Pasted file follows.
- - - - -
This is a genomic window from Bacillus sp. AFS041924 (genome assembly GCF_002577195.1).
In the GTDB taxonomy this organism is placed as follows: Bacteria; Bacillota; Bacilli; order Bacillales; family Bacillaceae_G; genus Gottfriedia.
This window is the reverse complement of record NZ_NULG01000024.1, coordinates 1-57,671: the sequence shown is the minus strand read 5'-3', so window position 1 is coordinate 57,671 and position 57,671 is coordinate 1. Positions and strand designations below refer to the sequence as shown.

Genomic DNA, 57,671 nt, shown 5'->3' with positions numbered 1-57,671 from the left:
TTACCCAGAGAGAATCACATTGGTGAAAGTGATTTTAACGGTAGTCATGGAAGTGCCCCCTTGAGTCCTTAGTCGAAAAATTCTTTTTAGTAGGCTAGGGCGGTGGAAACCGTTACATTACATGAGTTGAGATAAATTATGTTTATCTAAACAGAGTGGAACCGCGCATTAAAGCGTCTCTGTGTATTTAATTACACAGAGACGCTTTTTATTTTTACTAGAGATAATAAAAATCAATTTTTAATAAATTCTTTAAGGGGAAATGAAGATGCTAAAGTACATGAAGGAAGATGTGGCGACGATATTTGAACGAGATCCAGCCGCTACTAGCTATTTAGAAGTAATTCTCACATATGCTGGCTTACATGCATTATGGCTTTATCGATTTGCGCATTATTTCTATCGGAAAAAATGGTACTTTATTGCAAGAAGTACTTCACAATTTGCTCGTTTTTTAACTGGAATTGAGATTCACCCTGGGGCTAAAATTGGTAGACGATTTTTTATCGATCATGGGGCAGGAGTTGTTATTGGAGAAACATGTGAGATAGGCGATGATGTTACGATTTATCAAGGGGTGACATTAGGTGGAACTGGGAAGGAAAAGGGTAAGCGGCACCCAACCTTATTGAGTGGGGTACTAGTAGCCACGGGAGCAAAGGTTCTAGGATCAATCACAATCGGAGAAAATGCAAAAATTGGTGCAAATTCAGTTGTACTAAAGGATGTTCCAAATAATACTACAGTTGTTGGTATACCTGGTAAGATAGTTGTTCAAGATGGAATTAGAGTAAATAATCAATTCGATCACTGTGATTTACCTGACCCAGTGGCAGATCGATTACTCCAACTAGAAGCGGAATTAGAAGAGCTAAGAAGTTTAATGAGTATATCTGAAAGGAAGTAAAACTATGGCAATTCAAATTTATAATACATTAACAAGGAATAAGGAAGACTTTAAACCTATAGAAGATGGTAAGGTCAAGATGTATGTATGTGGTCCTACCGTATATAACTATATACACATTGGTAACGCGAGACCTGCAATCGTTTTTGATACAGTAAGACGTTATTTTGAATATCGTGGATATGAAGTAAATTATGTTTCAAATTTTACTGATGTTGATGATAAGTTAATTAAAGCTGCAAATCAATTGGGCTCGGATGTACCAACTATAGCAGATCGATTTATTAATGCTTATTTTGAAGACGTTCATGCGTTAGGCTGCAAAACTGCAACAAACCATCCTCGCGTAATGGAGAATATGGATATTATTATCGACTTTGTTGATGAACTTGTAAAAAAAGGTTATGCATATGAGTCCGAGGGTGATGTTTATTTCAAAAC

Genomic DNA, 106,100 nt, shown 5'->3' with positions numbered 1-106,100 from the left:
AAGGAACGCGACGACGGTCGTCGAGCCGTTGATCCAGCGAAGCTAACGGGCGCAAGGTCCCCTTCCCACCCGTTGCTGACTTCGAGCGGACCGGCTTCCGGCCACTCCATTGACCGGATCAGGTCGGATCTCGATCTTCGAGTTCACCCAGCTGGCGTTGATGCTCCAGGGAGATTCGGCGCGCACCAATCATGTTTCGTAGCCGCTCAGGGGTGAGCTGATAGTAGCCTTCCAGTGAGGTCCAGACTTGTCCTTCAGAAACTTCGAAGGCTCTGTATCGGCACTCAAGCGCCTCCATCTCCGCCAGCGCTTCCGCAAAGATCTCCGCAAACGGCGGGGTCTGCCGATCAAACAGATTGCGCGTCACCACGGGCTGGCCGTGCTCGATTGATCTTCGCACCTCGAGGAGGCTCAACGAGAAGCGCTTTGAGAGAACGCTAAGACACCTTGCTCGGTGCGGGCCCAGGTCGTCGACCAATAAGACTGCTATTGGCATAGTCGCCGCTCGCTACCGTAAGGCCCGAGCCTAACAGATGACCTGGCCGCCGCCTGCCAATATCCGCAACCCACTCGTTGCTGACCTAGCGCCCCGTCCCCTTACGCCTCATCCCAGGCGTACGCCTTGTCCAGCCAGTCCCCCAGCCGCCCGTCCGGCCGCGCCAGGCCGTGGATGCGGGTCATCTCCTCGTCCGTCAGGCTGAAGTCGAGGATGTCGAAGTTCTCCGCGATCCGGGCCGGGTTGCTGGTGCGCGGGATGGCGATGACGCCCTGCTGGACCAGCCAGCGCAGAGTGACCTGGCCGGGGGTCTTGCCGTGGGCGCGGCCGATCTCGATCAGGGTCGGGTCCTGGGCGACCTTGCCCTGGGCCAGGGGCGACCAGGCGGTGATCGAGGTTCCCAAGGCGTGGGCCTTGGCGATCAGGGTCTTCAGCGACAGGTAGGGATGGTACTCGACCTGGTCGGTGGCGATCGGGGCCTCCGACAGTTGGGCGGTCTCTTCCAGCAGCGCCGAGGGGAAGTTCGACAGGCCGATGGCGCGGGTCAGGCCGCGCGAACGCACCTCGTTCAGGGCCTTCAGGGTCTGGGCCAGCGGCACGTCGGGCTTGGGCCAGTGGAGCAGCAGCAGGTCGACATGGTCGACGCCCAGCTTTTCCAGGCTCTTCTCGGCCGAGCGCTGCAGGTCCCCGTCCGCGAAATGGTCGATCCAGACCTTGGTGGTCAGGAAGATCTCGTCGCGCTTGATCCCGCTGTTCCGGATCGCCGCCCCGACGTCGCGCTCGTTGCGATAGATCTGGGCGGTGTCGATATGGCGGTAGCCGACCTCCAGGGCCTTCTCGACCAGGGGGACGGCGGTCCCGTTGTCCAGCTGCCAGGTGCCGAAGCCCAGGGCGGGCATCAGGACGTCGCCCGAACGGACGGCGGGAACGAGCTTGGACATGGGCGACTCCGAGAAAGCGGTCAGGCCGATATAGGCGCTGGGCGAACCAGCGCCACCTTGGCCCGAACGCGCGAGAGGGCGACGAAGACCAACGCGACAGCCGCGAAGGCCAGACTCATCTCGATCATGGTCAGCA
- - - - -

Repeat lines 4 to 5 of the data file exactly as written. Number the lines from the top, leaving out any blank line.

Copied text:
Genomic DNA, 57,671 nt, shown 5'->3' with positions numbered 1-57,671 from the left:
TTACCCAGAGAGAATCACATTGGTGAAAGTGATTTTAACGGTAGTCATGGAAGTGCCCCCTTGAGTCCTTAGTCGAAAAATTCTTTTTAGTAGGCTAGGGCGGTGGAAACCGTTACATTACATGAGTTGAGATAAATTATGTTTATCTAAACAGAGTGGAACCGCGCATTAAAGCGTCTCTGTGTATTTAATTACACAGAGACGCTTTTTATTTTTACTAGAGATAATAAAAATCAATTTTTAATAAATTCTTTAAGGGGAAATGAAGATGCTAAAGTACATGAAGGAAGATGTGGCGACGATATTTGAACGAGATCCAGCCGCTACTAGCTATTTAGAAGTAATTCTCACATATGCTGGCTTACATGCATTATGGCTTTATCGATTTGCGCATTATTTCTATCGGAAAAAATGGTACTTTATTGCAAGAAGTACTTCACAATTTGCTCGTTTTTTAACTGGAATTGAGATTCACCCTGGGGCTAAAATTGGTAGACGATTTTTTATCGATCATGGGGCAGGAGTTGTTATTGGAGAAACATGTGAGATAGGCGATGATGTTACGATTTATCAAGGGGTGACATTAGGTGGAACTGGGAAGGAAAAGGGTAAGCGGCACCCAACCTTATTGAGTGGGGTACTAGTAGCCACGGGAGCAAAGGTTCTAGGATCAATCACAATCGGAGAAAATGCAAAAATTGGTGCAAATTCAGTTGTACTAAAGGATGTTCCAAATAATACTACAGTTGTTGGTATACCTGGTAAGATAGTTGTTCAAGATGGAATTAGAGTAAATAATCAATTCGATCACTGTGATTTACCTGACCCAGTGGCAGATCGATTACTCCAACTAGAAGCGGAATTAGAAGAGCTAAGAAGTTTAATGAGTATATCTGAAAGGAAGTAAAACTATGGCAATTCAAATTTATAATACATTAACAAGGAATAAGGAAGACTTTAAACCTATAGAAGATGGTAAGGTCAAGATGTATGTATGTGGTCCTACCGTATATAACTATATACACATTGGTAACGCGAGACCTGCAATCGTTTTTGATACAGTAAGACGTTATTTTGAATATCGTGGATATGAAGTAAATTATGTTTCAAATTTTACTGATGTTGATGATAAGTTAATTAAAGCTGCAAATCAATTGGGCTCGGATGTACCAACTATAGCAGATCGATTTATTAATGCTTATTTTGAAGACGTTCATGCGTTAGGCTGCAAAACTGCAACAAACCATCCTCGCGTAATGGAGAATATGGATATTATTATCGACTTTGTTGATGAACTTGTAAAAAAAGGTTATGCATATGAGTCCGAGGGTGATGTTTATTTCAAAAC